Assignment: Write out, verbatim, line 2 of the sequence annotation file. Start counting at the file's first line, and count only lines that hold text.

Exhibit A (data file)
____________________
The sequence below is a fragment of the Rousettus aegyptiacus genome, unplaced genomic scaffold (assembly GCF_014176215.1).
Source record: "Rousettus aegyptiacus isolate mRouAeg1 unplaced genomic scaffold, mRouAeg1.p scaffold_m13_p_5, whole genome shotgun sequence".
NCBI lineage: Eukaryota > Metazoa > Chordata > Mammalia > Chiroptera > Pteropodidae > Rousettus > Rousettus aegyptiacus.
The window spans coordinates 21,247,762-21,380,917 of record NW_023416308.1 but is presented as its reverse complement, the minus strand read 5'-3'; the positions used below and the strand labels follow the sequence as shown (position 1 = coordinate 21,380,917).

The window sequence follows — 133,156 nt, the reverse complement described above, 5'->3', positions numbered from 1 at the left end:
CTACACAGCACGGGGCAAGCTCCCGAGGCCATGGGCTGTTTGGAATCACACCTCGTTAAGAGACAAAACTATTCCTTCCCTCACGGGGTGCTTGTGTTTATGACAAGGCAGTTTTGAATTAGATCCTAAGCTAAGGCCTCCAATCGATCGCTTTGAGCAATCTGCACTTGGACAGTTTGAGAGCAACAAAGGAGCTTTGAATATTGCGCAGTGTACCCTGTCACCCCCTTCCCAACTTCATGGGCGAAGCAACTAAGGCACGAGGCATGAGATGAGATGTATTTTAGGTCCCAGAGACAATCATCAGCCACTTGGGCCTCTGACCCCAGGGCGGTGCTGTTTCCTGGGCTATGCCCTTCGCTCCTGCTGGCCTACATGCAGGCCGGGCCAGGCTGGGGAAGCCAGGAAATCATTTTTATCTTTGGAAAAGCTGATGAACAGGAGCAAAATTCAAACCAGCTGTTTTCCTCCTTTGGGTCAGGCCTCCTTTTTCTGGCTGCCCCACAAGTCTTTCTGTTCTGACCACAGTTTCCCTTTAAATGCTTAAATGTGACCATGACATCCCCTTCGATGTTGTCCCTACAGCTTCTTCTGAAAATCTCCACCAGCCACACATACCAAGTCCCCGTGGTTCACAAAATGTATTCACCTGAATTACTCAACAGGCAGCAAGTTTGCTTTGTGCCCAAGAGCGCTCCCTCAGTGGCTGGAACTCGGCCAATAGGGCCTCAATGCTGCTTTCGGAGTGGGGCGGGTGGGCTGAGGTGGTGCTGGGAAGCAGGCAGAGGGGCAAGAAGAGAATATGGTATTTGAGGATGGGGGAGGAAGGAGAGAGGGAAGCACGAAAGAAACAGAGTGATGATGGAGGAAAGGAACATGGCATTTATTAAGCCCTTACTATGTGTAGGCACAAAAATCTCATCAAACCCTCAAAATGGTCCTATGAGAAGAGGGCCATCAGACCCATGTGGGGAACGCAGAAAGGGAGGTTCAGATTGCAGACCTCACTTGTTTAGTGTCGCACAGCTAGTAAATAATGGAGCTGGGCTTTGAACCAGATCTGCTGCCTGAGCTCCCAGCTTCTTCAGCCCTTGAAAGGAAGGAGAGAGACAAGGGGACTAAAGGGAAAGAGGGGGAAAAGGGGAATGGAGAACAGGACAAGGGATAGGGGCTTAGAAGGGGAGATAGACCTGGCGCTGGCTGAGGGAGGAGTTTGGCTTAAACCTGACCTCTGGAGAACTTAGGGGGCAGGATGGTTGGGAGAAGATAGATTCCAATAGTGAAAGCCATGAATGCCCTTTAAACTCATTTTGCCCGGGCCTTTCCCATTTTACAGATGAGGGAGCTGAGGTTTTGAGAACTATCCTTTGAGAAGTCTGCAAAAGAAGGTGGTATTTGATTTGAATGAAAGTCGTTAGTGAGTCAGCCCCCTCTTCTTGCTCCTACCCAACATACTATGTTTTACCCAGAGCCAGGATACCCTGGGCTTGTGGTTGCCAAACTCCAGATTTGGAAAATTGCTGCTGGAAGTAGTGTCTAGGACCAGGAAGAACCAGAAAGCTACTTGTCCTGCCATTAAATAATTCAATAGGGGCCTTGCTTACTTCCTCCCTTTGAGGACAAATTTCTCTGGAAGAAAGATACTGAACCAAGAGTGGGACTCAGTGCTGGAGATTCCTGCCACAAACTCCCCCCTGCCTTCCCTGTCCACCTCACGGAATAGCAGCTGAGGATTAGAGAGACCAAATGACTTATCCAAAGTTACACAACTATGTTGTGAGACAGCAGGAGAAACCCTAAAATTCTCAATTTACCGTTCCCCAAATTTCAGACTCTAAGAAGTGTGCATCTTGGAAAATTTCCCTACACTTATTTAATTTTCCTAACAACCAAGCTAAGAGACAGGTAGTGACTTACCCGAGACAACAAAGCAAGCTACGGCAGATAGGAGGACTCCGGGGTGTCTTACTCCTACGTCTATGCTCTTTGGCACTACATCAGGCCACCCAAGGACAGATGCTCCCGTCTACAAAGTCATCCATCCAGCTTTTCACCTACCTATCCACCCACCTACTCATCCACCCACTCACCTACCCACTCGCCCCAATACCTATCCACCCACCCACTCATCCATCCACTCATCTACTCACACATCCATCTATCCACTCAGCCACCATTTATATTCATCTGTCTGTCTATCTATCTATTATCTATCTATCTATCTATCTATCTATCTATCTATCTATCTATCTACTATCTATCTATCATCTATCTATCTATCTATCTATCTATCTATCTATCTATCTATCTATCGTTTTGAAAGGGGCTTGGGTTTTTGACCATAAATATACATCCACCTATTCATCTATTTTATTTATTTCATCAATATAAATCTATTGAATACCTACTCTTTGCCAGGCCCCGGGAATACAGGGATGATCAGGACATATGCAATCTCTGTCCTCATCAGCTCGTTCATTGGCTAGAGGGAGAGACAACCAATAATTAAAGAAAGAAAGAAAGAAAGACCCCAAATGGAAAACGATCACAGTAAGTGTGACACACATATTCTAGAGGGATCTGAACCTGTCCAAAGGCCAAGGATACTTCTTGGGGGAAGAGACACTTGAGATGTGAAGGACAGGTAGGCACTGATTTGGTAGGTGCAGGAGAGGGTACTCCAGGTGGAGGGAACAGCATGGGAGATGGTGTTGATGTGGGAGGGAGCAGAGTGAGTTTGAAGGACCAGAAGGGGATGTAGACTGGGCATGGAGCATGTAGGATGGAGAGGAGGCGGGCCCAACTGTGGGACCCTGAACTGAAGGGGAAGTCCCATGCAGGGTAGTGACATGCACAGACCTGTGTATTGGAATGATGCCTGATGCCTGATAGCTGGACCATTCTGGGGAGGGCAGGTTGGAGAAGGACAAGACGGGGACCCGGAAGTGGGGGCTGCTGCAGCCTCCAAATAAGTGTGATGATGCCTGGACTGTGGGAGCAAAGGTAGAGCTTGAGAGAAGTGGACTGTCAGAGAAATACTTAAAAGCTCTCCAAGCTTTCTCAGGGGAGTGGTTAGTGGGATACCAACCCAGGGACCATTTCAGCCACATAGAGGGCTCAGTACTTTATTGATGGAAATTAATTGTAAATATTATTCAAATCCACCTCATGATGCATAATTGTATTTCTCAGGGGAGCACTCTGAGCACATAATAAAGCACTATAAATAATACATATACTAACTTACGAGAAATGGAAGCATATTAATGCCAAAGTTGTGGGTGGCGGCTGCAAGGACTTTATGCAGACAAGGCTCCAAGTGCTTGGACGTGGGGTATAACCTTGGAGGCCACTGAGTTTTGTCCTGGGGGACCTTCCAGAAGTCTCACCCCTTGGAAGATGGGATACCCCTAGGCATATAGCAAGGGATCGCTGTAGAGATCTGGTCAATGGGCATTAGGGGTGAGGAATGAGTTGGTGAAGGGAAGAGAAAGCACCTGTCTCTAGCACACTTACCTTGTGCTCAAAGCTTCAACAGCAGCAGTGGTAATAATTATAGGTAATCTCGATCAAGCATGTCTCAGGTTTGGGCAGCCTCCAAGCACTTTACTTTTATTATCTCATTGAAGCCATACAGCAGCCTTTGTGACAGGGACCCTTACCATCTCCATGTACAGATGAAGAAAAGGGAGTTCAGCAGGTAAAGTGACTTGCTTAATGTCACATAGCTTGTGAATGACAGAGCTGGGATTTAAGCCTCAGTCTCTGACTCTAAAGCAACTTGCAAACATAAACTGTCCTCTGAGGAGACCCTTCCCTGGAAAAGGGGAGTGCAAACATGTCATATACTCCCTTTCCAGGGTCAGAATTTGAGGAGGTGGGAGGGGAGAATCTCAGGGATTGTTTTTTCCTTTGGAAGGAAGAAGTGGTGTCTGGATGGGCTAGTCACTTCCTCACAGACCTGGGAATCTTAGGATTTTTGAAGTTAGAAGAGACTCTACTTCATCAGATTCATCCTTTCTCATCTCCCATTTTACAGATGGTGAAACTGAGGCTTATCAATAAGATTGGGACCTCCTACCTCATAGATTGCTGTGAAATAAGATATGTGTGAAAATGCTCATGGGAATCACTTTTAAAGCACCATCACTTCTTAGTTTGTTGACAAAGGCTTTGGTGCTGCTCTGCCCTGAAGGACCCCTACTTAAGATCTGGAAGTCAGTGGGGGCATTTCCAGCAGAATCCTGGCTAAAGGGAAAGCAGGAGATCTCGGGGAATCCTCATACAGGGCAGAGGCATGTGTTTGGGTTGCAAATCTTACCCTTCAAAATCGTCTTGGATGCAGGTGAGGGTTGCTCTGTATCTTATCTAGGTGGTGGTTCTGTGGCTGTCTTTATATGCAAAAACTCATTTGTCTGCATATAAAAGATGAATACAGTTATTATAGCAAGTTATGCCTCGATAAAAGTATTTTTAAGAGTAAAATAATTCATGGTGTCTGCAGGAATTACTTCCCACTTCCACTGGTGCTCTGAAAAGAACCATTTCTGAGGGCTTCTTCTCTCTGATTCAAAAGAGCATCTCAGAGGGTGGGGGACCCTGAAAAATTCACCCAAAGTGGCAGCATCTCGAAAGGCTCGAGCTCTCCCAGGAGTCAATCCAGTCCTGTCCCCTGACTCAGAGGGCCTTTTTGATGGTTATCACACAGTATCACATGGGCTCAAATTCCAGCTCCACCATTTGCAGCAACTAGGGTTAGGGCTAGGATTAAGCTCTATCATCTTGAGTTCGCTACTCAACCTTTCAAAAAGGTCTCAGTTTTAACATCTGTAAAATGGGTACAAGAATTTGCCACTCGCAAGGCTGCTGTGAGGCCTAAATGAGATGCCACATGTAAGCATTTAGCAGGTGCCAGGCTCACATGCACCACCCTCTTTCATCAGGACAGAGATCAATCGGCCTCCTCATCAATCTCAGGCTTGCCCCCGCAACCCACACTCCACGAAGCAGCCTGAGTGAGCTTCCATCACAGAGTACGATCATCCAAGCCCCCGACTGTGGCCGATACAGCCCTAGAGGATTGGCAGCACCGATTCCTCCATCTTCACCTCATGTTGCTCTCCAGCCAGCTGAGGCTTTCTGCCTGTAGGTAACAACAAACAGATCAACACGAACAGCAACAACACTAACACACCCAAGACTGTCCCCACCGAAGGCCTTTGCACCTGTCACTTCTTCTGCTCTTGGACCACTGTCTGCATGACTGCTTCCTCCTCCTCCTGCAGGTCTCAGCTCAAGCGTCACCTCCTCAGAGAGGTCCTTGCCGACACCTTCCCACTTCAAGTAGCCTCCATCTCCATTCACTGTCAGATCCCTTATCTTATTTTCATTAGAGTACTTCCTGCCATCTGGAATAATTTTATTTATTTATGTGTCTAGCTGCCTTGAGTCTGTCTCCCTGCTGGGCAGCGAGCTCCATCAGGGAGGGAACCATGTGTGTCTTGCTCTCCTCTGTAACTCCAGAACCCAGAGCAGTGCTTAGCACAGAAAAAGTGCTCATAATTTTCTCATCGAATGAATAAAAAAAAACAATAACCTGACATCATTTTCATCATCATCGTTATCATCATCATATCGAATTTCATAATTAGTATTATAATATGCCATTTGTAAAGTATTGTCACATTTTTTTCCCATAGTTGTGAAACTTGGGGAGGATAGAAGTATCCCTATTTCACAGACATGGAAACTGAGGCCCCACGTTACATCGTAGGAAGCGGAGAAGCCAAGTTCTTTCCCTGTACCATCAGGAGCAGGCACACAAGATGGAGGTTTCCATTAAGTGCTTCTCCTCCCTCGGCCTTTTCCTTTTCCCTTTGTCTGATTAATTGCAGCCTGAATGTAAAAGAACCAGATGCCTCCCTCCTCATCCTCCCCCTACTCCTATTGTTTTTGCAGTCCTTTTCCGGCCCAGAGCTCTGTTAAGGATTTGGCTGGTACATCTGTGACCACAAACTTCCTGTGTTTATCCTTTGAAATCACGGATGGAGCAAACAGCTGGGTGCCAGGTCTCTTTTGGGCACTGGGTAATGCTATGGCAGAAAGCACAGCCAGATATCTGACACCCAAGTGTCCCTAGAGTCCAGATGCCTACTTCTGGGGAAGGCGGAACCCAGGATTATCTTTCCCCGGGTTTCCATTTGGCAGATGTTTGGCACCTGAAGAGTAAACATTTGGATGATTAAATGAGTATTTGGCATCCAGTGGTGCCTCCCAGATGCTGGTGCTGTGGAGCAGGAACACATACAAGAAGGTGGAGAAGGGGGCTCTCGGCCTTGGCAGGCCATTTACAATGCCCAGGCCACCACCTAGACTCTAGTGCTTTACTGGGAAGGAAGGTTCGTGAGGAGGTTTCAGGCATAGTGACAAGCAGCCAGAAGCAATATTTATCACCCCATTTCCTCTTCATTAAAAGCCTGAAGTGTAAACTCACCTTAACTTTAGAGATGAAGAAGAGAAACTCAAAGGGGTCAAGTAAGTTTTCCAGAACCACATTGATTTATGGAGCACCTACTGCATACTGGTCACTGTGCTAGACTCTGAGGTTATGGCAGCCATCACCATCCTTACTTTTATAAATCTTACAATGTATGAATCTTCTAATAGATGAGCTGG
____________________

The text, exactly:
Source record: "Rousettus aegyptiacus isolate mRouAeg1 unplaced genomic scaffold, mRouAeg1.p scaffold_m13_p_5, whole genome shotgun sequence".